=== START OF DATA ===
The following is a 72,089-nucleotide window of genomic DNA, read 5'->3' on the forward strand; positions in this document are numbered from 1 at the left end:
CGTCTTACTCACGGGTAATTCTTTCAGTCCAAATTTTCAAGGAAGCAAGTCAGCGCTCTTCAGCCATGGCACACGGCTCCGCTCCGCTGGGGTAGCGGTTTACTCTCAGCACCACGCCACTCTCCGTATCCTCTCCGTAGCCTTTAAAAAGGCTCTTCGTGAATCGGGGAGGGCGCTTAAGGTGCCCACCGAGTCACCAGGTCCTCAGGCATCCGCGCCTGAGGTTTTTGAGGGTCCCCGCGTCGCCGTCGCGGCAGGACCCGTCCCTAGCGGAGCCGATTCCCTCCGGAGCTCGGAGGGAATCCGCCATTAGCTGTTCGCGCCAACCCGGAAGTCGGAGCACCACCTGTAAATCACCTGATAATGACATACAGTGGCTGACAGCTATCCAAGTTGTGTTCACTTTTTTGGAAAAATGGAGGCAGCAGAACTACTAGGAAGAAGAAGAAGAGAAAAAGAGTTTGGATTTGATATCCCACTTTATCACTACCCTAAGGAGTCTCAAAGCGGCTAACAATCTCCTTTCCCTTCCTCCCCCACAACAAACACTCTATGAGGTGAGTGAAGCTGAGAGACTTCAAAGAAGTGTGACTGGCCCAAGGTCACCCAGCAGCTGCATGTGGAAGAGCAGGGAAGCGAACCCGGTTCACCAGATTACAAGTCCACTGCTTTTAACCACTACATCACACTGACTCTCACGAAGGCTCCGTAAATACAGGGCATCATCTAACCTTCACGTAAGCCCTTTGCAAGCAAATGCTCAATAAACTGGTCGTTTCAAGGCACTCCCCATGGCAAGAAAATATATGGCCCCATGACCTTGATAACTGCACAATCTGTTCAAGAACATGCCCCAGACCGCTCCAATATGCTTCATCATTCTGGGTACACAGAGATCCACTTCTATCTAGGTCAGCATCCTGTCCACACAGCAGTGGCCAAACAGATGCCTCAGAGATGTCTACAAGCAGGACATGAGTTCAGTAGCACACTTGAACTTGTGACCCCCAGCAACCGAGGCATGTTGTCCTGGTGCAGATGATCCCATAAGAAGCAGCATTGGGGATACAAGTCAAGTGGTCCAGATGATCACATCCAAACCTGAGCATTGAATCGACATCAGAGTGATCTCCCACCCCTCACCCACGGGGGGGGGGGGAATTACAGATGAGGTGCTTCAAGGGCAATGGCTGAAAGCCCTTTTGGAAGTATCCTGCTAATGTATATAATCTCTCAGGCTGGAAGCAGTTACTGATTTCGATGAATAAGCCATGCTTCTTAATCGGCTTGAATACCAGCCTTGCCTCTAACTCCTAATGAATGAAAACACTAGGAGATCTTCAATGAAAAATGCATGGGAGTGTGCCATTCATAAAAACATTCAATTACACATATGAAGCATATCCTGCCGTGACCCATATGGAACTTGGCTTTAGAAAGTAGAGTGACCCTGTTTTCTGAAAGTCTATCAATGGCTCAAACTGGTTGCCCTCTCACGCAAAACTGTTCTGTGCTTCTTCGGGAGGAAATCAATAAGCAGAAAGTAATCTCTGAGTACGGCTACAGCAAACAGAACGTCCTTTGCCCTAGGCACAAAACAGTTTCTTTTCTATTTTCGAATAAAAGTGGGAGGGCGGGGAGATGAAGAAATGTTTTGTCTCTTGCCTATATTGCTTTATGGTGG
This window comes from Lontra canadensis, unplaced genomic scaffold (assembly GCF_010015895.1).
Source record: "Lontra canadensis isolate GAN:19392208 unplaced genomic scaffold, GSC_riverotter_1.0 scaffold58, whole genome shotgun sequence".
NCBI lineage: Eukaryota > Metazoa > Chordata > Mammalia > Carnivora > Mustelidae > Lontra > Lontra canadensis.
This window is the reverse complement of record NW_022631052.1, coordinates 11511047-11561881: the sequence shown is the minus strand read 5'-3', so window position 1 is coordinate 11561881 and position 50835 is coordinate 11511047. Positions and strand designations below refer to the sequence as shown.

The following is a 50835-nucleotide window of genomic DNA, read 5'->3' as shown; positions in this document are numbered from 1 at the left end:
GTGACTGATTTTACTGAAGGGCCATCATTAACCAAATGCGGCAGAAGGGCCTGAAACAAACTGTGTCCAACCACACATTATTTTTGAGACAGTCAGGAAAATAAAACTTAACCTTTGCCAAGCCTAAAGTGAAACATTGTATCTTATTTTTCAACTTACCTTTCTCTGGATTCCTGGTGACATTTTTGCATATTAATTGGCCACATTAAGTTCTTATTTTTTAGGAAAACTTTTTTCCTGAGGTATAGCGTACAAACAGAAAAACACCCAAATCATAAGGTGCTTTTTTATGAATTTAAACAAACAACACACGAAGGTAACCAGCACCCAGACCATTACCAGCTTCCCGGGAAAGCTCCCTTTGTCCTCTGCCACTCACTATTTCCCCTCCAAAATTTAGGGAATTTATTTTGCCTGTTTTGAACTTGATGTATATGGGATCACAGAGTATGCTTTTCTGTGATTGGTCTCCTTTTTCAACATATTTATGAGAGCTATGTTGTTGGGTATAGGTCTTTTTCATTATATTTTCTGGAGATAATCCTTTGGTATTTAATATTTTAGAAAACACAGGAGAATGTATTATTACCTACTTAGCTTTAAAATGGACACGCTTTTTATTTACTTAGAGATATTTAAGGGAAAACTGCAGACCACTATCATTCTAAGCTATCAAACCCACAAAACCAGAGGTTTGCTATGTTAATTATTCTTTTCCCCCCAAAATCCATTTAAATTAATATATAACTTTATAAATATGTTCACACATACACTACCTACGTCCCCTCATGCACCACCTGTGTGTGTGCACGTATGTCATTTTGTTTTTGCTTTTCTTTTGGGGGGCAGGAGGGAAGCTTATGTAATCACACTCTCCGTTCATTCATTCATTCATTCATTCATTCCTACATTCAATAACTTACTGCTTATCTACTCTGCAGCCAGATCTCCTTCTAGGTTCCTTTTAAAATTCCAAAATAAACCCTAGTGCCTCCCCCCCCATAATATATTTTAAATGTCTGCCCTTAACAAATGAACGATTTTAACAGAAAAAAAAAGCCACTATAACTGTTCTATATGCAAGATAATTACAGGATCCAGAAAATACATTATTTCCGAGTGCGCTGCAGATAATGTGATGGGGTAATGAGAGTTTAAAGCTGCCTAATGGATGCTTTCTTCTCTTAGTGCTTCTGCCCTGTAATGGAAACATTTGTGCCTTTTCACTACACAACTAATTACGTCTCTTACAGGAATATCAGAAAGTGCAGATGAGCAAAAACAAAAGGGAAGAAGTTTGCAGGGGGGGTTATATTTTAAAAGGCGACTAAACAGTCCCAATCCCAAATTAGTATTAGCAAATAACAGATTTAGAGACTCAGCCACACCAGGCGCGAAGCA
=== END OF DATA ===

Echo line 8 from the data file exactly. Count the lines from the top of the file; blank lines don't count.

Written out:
GTGACTGATTTTACTGAAGGGCCATCATTAACCAAATGCGGCAGAAGGGCCTGAAACAAACTGTGTCCAACCACACATTATTTTTGAGACAGTCAGGAAAATAAAACTTAACCTTTGCCAAGCCTAAAGTGAAACATTGTATCTTATTTTTCAACTTACCTTTCTCTGGATTCCTGGTGACATTTTTGCATATTAATTGGCCACATTAAGTTCTTATTTTTTAGGAAAACTTTTTTCCTGAGGTATAGCGTACAAACAGAAAAACACCCAAATCATAAGGTGCTTTTTTATGAATTTAAACAAACAACACACGAAGGTAACCAGCACCCAGACCATTACCAGCTTCCCGGGAAAGCTCCCTTTGTCCTCTGCCACTCACTATTTCCCCTCCAAAATTTAGGGAATTTATTTTGCCTGTTTTGAACTTGATGTATATGGGATCACAGAGTATGCTTTTCTGTGATTGGTCTCCTTTTTCAACATATTTATGAGAGCTATGTTGTTGGGTATAGGTCTTTTTCATTATATTTTCTGGAGATAATCCTTTGGTATTTAATATTTTAGAAAACACAGGAGAATGTATTATTACCTACTTAGCTTTAAAATGGACACGCTTTTTATTTACTTAGAGATATTTAAGGGAAAACTGCAGACCACTATCATTCTAAGCTATCAAACCCACAAAACCAGAGGTTTGCTATGTTAATTATTCTTTTCCCCCCAAAATCCATTTAAATTAATATATAACTTTATAAATATGTTCACACATACACTACCTACGTCCCCTCATGCACCACCTGTGTGTGTGCACGTATGTCATTTTGTTTTTGCTTTTCTTTTGGGGGGCAGGAGGGAAGCTTATGTAATCACACTCTCCGTTCATTCATTCATTCATTCATTCATTCCTACATTCAATAACTTACTGCTTATCTACTCTGCAGCCAGATCTCCTTCTAGGTTCCTTTTAAAATTCCAAAATAAACCCTAGTGCCTCCCCCCCCATAATATATTTTAAATGTCTGCCCTTAACAAATGAACGATTTTAACAGAAAAAAAAAGCCACTATAACTGTTCTATATGCAAGATAATTACAGGATCCAGAAAATACATTATTTCCGAGTGCGCTGCAGATAATGTGATGGGGTAATGAGAGTTTAAAGCTGCCTAATGGATGCTTTCTTCTCTTAGTGCTTCTGCCCTGTAATGGAAACATTTGTGCCTTTTCACTACACAACTAATTACGTCTCTTACAGGAATATCAGAAAGTGCAGATGAGCAAAAACAAAAGGGAAGAAGTTTGCAGGGGGGGTTATATTTTAAAAGGCGACTAAACAGTCCCAATCCCAAATTAGTATTAGCAAATAACAGATTTAGAGACTCAGCCACACCAGGCGCGAAGCA